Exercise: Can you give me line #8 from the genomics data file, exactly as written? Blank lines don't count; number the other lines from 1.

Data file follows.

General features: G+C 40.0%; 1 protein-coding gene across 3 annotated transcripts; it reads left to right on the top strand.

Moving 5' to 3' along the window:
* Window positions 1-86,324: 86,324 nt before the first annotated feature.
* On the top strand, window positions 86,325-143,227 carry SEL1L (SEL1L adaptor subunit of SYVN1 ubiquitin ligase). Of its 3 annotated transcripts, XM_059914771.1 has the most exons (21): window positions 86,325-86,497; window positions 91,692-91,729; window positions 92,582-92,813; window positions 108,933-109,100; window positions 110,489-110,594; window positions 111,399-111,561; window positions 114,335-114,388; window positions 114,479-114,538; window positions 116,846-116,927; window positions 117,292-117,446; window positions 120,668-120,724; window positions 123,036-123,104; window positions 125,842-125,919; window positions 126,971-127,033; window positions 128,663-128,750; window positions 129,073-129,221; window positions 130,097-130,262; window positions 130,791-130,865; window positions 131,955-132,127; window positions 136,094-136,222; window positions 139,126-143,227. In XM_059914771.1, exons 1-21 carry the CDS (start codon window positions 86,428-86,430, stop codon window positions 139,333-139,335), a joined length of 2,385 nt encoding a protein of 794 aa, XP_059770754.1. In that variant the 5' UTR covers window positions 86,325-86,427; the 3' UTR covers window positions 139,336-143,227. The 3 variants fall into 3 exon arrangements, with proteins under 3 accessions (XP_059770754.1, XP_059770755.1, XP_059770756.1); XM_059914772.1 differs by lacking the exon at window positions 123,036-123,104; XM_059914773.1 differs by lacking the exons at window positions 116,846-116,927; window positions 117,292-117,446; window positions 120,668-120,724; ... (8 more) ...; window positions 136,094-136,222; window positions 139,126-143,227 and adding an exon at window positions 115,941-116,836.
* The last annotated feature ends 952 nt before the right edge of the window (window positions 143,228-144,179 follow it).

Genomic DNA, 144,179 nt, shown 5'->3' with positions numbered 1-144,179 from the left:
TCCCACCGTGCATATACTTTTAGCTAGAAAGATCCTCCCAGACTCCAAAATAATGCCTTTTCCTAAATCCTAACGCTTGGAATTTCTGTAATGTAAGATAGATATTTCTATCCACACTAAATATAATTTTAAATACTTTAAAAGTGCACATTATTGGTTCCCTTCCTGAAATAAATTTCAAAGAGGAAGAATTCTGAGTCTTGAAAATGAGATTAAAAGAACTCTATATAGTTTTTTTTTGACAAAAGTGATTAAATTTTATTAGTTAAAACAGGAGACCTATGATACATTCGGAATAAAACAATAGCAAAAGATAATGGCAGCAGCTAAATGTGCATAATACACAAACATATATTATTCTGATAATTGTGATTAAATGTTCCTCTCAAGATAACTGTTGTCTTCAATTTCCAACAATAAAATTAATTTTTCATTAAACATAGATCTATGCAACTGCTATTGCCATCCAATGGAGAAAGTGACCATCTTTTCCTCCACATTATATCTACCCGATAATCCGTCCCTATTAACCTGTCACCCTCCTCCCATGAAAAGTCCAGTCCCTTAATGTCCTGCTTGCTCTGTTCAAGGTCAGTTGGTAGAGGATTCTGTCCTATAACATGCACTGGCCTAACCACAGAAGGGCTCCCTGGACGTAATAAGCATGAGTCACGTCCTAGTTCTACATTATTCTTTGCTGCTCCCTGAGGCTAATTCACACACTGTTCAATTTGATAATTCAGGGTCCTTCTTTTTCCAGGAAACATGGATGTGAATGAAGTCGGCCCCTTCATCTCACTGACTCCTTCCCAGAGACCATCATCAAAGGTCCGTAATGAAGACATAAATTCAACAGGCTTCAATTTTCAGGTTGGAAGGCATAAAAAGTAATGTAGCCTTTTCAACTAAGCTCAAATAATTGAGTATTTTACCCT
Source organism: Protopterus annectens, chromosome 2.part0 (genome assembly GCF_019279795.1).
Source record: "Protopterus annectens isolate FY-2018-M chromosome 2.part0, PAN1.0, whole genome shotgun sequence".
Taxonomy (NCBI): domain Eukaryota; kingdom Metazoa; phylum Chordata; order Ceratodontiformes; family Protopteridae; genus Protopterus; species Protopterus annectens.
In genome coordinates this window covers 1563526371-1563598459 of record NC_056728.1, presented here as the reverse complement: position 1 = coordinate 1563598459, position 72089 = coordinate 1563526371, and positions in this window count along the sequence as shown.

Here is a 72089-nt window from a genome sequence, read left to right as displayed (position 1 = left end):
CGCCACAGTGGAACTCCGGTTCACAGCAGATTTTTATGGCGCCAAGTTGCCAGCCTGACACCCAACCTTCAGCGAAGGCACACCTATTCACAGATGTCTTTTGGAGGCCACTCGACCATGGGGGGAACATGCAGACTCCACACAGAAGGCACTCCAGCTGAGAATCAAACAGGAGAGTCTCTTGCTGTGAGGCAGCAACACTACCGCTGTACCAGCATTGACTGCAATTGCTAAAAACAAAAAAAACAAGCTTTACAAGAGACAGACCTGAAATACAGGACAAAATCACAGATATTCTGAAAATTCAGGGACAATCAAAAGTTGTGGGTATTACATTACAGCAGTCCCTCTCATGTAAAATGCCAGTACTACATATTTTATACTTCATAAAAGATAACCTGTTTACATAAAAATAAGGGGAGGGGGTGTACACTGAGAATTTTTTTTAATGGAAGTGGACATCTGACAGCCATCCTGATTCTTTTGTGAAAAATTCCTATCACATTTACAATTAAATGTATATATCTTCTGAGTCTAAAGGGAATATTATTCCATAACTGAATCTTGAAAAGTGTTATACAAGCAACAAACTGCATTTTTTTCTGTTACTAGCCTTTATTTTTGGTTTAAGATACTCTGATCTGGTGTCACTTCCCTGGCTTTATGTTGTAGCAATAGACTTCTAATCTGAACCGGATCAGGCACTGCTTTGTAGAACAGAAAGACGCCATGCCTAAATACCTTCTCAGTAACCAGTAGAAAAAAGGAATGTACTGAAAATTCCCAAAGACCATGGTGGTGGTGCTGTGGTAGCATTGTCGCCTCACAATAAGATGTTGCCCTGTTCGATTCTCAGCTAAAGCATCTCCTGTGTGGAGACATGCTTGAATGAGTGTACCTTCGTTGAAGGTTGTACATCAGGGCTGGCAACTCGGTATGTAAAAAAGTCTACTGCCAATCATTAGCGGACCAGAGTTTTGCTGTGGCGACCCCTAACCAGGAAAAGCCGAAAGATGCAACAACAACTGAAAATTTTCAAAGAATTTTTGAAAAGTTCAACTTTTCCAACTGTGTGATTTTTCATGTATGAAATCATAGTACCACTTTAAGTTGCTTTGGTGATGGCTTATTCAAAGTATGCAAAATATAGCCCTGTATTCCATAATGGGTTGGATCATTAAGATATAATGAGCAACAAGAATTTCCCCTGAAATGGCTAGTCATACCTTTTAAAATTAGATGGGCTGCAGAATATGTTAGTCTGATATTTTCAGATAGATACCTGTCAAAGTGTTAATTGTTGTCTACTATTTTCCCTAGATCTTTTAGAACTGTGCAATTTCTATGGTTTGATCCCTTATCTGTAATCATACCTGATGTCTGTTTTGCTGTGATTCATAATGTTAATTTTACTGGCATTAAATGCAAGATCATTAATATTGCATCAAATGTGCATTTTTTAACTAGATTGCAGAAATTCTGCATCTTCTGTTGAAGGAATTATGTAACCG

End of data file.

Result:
Source organism: Protopterus annectens, chromosome 2.part0 (genome assembly GCF_019279795.1).